A look at the standings shows there’s little movement to expect upfront, where Steaua feels little to no threat from a chasing pack that’s missing two traditional rivals, Dinamo and Rapid, both paying now (and in the next few years) for the poor management that has now come not only to affect their results, but even to threaten their survival.
5. CFR Cluj
A new record of points for Romanian football in the Champions League’s group stage created the perfect opportunity to cash in on some shrewd investments in foreign players. It was not nice to see CFR give up the fight with Inter in the Europa League and with Steaua in Liga I, but it was realistic and in perfect agreement with the club’s long term business plan, the same that made the Cluj side such an important name in Romanian football, in the last decade.
Rafael Bastos and Modou Sougou left for important transfer fees and the board was not desperate to spend, gambling again on unknown names from abroad, with Robert Maah looking so far good enough to step in and command a place in Paulo Sergio’s first eleven. The Portuguese coach was criticized for the number of defenders used against Inter, but I liked that he worked on a plan, adjusted to the type of players available and his ability will be put to the test until the end of the season, when a place in Europe is a must. Either through the league or the Romanian Cup.
4. Pandurii Tg Jiu
Probably the most entertaining team of the autumn season suffered two big losses: the top coach that’s Petre Grigoras (signed for Otelul Galati) and a top talent like Alexandru Maxim (transferred to VfB Stuttgart).
Ok, we are talking about a club free of financial trouble, who signed a good coach like Cristi Pustai, but I think Pandurii will settle for a European spot, if they can resist the temptation to give up easy points to some clubs in need… Two good moves on the market, with the midfield pair Anton-Predescu moving for almost nothing from the cash-strapped Gloria Bistrita.
3. FC Vaslui
Once aggressive on the market and very ambitious in the league, the club that always managed to finish on a higher position than in the previous year won’t be able to respect the tradition. Vaslui made no significant move in terms of transfers and decided to part ways with top goalie Daniel Coman, probably in an attempt to cut down the wage bill, losing at the same time a leader and a consistent performer. Not the kind of move a title contender does, but it seems that Adrian Porumboiu wasn’t bluffing again, when he stated he’ll try to distance himself from the club…
2. Astra Giurgiu
A wealthy, ambitious, and obviously controversial owner like Ioan Niculae has decided to give it a go this season, taking advantage of the poor season of the usual contenders for the European spots. All the good players stayed and the team is still ran by the caretaker and long serving coach Valentin Sinescu, but he should worry now that with the matches the dangerous TV sports shows will also resume.
10 points behind Steaua, Astra will probably be more concerned looking over the shoulder, as CFR and Vaslui still look stronger, at least on paper, and would definitely enjoy finishing second.
Both teams come after wins to nil away from home, but a way bigger challenge awaits in Europe, one that promises hefty rewards, but also threatens CFR’s and Steaua’s consistency in Liga 1, where both clubs are considered the main contenders for the title. If the Bucharest outfit started really well, the reigning champions have dropped points and also lost a number of good players and they’ll be heading into the most demanding part of the season with a tired, damaged team, hoping that the new signings will have enough quality to skip quickly over the period needed to adjust to a whole new environment. But, for now, both sets of fans will be thinking of Braga and Stuttgart and I’m sure that there’s also interest from Portugal and Germany, so here’s a quick look at the state of the two Romanian teams.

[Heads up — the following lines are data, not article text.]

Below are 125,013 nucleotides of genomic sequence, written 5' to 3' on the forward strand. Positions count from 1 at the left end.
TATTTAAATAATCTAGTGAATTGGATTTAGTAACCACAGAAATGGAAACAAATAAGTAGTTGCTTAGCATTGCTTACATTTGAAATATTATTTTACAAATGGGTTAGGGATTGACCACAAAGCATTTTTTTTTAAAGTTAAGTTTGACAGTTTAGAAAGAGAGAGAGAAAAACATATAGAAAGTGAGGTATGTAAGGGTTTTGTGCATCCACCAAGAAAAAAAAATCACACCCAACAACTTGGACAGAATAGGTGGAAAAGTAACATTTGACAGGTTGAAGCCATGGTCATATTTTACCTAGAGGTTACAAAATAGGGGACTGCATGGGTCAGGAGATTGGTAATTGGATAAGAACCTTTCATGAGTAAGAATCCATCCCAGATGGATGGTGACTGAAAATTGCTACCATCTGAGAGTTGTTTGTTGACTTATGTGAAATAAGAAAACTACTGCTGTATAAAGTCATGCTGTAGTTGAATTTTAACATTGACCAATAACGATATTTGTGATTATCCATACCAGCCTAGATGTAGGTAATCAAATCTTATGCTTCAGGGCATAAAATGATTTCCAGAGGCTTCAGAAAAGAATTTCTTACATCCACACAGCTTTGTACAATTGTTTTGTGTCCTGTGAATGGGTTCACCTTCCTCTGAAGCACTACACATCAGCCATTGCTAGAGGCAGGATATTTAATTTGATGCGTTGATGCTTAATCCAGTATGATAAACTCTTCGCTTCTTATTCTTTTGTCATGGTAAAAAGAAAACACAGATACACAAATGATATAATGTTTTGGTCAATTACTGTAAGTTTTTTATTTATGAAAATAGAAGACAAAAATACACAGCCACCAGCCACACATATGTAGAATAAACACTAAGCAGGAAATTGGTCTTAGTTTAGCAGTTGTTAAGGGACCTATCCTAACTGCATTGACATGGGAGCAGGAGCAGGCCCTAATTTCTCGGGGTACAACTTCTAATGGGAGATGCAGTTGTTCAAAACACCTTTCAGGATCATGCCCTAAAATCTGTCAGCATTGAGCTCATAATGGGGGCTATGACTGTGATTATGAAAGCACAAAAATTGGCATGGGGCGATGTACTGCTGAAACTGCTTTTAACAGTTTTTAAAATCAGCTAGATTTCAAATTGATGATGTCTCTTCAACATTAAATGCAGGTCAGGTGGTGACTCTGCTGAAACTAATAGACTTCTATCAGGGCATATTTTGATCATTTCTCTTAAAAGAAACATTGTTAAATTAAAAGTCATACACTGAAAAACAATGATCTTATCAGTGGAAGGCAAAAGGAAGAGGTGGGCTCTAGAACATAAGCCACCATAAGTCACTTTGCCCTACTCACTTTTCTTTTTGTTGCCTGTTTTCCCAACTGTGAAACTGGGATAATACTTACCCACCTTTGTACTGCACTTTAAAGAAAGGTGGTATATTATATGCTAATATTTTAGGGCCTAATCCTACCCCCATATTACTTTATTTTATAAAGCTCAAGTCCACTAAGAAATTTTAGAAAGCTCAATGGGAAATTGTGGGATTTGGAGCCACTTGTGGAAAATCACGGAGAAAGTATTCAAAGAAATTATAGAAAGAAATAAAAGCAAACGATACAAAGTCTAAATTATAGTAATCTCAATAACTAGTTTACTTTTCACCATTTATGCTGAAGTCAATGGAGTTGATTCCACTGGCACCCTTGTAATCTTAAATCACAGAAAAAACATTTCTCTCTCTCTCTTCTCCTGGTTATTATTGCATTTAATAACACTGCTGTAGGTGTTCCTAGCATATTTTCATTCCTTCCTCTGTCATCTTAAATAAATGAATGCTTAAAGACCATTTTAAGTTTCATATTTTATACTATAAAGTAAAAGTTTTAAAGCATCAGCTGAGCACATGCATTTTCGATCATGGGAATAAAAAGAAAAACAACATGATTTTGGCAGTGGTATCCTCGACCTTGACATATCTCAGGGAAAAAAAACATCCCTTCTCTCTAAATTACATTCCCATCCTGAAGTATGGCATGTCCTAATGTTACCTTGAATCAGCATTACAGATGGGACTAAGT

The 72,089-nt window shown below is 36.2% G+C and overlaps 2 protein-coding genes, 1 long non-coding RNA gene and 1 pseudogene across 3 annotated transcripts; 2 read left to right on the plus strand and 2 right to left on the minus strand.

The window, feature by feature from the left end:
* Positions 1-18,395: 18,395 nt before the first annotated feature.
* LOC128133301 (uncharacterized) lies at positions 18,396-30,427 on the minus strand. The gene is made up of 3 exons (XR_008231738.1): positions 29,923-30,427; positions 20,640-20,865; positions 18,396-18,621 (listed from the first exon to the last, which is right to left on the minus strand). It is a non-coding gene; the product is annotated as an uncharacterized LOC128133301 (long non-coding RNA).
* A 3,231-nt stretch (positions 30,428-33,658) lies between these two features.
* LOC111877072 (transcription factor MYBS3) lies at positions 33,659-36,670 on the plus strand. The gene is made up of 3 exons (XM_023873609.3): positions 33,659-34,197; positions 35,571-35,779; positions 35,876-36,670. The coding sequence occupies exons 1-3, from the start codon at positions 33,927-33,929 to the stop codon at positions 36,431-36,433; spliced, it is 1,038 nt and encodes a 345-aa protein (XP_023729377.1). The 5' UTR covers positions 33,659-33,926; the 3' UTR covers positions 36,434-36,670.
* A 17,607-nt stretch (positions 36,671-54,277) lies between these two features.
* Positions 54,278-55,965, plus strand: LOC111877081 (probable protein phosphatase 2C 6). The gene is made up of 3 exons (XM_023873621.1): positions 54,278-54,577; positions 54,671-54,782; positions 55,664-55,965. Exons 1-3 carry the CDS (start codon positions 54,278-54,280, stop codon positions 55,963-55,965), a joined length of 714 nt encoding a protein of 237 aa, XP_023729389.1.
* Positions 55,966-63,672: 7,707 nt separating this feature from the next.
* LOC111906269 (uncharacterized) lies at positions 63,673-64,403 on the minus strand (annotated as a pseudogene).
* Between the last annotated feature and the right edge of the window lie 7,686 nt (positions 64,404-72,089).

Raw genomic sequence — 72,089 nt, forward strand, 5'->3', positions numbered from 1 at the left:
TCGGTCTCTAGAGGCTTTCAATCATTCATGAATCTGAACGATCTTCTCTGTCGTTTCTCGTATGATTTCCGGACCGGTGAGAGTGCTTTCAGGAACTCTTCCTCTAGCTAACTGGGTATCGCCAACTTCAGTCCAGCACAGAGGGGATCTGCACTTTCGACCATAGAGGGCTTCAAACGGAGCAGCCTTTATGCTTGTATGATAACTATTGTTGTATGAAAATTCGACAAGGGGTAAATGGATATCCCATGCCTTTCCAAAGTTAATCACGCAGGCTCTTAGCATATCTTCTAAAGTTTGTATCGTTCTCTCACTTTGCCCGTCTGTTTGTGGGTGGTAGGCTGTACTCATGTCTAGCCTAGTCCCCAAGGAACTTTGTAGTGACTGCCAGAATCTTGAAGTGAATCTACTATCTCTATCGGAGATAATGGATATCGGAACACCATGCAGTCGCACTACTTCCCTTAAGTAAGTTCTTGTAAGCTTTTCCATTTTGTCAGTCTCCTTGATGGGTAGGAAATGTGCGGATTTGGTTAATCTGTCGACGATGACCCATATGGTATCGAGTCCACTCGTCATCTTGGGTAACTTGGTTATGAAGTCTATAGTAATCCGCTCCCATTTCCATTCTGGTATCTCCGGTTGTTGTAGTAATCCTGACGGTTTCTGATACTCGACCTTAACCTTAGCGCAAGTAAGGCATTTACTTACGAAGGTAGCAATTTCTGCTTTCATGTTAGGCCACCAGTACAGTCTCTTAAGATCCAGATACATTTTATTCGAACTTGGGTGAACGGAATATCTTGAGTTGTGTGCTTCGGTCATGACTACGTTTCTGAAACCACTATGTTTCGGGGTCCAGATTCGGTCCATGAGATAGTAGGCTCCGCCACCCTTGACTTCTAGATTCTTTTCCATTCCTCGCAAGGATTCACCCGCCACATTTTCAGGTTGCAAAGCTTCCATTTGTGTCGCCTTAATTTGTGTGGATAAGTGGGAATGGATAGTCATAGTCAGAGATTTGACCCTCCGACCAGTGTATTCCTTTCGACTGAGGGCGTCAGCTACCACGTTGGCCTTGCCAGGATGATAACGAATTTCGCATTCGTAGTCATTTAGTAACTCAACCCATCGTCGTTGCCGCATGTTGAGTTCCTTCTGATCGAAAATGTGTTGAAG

One word to describe it: inconsistent. The champions won on Friday away at Dinamo (1-0), but in spite of a solid start, struggled to keep the same pace and focus throughout and went close to conceding in the final minutes. Nothing new, really, look at the two halves from Basel and other league games when the defence fell asleep, with the entire team losing shape and balance. All this using pretty much the same starting eleven, due to the large number of injured players…
Basically, there’s unpredictability as far as the game is concerned, although coach Ioan Andone might try to surprise both Braga – the team’s first opponent from the Champions League’s group stage - and his team’s fans. Most likely, he will be gambling on either Sasa Bjelanovic (Kapetanos had some medical problems during the game vs Dinamo) or Luis Alberto, as only these two of the last additions are in good shape and have also been included on the list registered with UEFA. If Bjelanovic can only take the place of the Greek goalscorer, Luis Alberto will challenge Gabriel Muresan and Nicolas Godmeche for a place in front of the back four, with the Frenchman most likely to drop to the bench, in case Andone wants some fresh blood in midfield, where another substitution could see the talented but inconsistent Rui Pedro take the place of Diogo Valente, who’s yet to impress in CFR’s shirt.
A comfortable away win against newly promoted CSMS Iasi came at the right time, offering a boost of morale without asking for too much effort in exchange. Unfortunately for Laurentiu Reghecampf, who was in Germany to watch Stuttgart’s weekend game, left midfielder Cristian Tanase couldn’t finish the game due to some muscular problems. If the highly rated Romanian international can’t get to full fitness in time, there are two options to replace him: Paul Parvulescu, who also played at left back, can do the winger’s job, allowing Reghecampf to secure the flank, or Alex Chipciu can move on the left and do the exact same job as Tanase, given that he’s also a right footed wide midfielder who likes to cut inside – something he excelled at while playing for Brasov and also earned him the transfer to Steaua. In this case, Adrian Popa would take his place on the right side, adding a lot of pace and some decent skill, but no experience at all in such games. Either way, the Bucharest side, who managed this weekend to claim the first place in Liga 1 after two years, promises to test Stuttgart’s defense with a high paced attacking maneuver that this club had in its DNA, but no other coach had managed to activate it in recent years.